Football: Baihakki gets fresh shot at Thai top tier


Veteran Lion joins promoted Trat after whole season on loan at 2nd-division Udon Thani

Less than three weeks before he turns 35 on Jan 31, national defender Baihakki Khaizan is counting his blessings after he signed a one-year contract with Thai League 1 side Trat FC on Friday.

The 1.89-metre centre-back moves from Thai giants Muangthong United and is looking forward to playing in the top tier after being sent on loan to Thai League 2 side Udon Thani, where he played in 23 league games and scored one goal as they finished sixth last season.

Trat were also in the second division, but were promoted after finishing second behind PTT Rayong. The White Elephants play in the 6,000-seater Thai Province Stadium and are based in the coastal province of Trat, an hour's flight from Bangkok.

Baihakki told The Straits Times: "While I enjoyed myself at Udon Thani, I was disappointed at being loaned out to the second division as my mission was to play in T1.

"After a year of patience, I'm finally here and I hope to achieve something together with Trat. We may be a newly promoted team, but Trat have a decent squad and made some good signings.

"We take inspiration from Prachuap, who were promoted and finished sixth in T1 last season. Sure, there are giants like Buriram, Bangkok United and Muangthong, but T1 is also an exciting and unpredictable league, and we look forward to surprising people."

He has been one of Singapore's most travelled Lions in recent years, after winning the 2003 S-League Young Player of the Year award in his debut season with Geylang United.

From 2009 to 2012, he played for three big Indonesian clubs - Persija Jakarta, Persib Bandung and Medan Chiefs. Upon his return to Singapore, he won the Malaysian Super League with the LionsXII in 2013 before signing with Johor Darul Takzim the following year.


After a year of patience, I'm finally here and I hope to achieve something together with Trat.

BAIHAKKI KHAIZAN, 34-year-old Singapore defender, on his latest challenge.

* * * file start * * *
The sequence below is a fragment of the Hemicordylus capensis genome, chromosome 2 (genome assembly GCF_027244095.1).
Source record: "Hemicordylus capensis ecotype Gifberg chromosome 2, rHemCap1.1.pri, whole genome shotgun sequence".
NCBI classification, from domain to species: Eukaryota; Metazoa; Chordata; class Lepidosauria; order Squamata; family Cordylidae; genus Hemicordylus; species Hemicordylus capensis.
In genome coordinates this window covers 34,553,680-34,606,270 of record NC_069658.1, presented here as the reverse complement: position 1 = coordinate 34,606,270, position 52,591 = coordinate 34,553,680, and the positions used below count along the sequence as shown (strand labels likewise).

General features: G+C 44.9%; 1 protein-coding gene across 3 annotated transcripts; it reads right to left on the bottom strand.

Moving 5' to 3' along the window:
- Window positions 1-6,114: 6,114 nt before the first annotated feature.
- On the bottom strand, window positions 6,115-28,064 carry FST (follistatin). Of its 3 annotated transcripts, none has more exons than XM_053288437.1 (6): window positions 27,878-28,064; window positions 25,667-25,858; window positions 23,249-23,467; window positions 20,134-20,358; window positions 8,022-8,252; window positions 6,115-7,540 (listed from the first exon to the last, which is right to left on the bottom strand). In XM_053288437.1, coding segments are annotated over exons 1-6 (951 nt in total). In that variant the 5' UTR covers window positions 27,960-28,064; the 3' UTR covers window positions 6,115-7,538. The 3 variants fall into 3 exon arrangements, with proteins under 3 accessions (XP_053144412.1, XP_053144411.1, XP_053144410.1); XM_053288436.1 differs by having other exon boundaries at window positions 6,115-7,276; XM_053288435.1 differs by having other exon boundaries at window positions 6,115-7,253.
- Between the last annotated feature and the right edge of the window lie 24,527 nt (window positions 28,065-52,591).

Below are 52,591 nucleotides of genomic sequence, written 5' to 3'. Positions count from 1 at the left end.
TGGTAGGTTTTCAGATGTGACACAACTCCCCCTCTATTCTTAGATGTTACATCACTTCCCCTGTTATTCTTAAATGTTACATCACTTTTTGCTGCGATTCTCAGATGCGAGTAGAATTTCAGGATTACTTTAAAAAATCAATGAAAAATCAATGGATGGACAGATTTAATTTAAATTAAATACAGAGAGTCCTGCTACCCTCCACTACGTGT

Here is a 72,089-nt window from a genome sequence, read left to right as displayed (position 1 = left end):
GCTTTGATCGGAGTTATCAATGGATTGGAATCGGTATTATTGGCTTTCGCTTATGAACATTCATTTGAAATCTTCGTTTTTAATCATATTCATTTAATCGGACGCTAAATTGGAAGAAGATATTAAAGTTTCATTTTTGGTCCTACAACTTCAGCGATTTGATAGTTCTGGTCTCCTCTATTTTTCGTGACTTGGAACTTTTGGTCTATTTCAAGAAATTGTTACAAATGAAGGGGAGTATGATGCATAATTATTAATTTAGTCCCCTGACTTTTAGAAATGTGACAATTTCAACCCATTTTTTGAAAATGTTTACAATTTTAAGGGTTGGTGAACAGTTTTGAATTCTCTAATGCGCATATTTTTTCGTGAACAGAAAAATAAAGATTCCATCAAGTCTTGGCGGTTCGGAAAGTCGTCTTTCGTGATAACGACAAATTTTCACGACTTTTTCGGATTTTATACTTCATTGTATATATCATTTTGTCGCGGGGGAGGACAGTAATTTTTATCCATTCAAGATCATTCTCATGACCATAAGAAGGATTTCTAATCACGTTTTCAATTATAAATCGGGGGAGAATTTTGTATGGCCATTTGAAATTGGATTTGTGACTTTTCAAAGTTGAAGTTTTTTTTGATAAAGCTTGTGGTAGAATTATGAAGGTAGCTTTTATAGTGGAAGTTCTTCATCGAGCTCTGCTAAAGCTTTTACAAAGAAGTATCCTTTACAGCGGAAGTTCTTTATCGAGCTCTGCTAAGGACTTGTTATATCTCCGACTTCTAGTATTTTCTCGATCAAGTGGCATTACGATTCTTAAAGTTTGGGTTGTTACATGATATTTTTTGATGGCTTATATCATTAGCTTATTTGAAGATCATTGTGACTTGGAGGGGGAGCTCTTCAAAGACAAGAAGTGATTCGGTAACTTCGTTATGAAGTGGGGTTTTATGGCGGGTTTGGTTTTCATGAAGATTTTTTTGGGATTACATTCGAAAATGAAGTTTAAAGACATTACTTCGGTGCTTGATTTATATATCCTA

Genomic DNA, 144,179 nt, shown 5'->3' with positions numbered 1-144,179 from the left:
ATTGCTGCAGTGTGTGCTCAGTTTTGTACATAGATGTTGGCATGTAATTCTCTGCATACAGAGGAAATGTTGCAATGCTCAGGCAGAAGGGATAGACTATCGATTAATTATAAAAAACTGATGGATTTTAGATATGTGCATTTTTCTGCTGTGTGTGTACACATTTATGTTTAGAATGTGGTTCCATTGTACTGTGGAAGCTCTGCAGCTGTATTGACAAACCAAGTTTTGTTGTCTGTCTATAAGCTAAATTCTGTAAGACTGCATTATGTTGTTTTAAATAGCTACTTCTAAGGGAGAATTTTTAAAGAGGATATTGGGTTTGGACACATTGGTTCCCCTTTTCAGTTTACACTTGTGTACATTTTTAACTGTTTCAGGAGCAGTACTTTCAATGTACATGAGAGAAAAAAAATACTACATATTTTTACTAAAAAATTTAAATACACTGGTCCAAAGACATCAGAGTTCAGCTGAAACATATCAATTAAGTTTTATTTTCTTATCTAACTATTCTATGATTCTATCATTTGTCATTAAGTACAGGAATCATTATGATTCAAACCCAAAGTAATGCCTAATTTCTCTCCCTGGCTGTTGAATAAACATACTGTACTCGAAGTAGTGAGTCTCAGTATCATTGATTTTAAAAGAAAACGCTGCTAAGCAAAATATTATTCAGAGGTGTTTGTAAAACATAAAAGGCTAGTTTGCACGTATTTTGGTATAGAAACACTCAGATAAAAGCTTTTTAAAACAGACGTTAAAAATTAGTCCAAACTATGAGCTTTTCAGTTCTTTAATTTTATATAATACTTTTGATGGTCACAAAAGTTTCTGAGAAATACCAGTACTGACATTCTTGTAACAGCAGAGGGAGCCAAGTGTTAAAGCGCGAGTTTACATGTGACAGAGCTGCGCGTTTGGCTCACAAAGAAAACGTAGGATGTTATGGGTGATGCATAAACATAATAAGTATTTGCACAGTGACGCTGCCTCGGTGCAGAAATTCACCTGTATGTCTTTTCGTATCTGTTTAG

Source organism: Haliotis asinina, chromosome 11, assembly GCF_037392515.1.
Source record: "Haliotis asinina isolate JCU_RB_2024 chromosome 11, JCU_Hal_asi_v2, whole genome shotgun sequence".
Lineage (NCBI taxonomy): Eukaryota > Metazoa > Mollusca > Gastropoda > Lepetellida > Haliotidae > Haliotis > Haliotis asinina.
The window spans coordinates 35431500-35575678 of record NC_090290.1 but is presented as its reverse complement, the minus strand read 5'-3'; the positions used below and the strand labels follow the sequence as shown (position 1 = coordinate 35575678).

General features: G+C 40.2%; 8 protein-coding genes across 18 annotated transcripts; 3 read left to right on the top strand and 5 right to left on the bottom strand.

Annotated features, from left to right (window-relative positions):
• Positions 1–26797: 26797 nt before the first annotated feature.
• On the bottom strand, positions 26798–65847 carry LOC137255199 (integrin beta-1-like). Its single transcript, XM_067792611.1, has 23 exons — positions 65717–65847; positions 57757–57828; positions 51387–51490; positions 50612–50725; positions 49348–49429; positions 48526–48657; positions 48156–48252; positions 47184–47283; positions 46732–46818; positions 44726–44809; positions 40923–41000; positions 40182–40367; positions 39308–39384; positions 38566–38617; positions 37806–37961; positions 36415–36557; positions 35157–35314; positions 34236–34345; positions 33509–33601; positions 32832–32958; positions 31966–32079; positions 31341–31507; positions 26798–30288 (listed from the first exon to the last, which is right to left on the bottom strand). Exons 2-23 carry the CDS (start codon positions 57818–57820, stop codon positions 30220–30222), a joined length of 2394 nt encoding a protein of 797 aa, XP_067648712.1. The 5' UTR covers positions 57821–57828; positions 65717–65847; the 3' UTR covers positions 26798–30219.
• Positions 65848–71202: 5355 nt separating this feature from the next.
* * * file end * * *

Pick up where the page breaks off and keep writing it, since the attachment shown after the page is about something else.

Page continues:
He played for Warriors FC in the S-League for a season in 2017 before moving to Thailand last year. Singapore Premier League side Hougang United had been keen to sign him to beef up their defence, but he decided to go for a bigger challenge and pay packet overseas.

"I appreciate the interest from Hougang, and they gave me a good headache," said Baihakki.

"People assume many negative things about 35-year-old players but I feel I can still keep up with the modern game and go on, and I am thankful for teams who recognise and value my abilities.

"Nobody knows whether such an offer from a top-tier Thai side will come again, it could be my last chance and I must make full use of this to prove my worth."

Having played only 23 minutes in Singapore's failed AFF Suzuki Cup campaign in November, he hopes to add to his 134 caps after the Lions appoint their new head coach by next month. "It is always an honour to wear the national jersey, and I'm always available. But each coach has his own thinking so for now I can focus only on doing my best for Trat," he said.

Baihakki's deal means there are now four Singaporean footballers playing in Thailand, with Army United goalkeeper Hassan Sunny, Nong Bua Pitchaya custodian Izwan Mahbud and Bangkok Glass defender Irfan Fandi all in T2.

Over in Malaysia, national skipper and midfielder Hariss Harun continues to captain MSL champions JDT after signing a contract extension in October that keeps him at the club until 2021, and utility player Safuwan Baharudin is set to stay with FA Cup winners Pahang.

Defender Shakir Hamzah is a new addition to Kedah, who are under Singaporean coach Aidil Sharin, while winger Faris Ramli has joined second-division side Perlis from top-tier team PKNS FC.

Ikhsan Fandi is the only Lion in Europe, having signed a two-year deal with Norwegian second-tier side Raufoss on Saturday.

A version of this article appeared in the print edition of The Straits Times on January 14, 2019, with the headline 'Baihakki gets fresh shot at Thai top tier'. Print Edition | Subscribe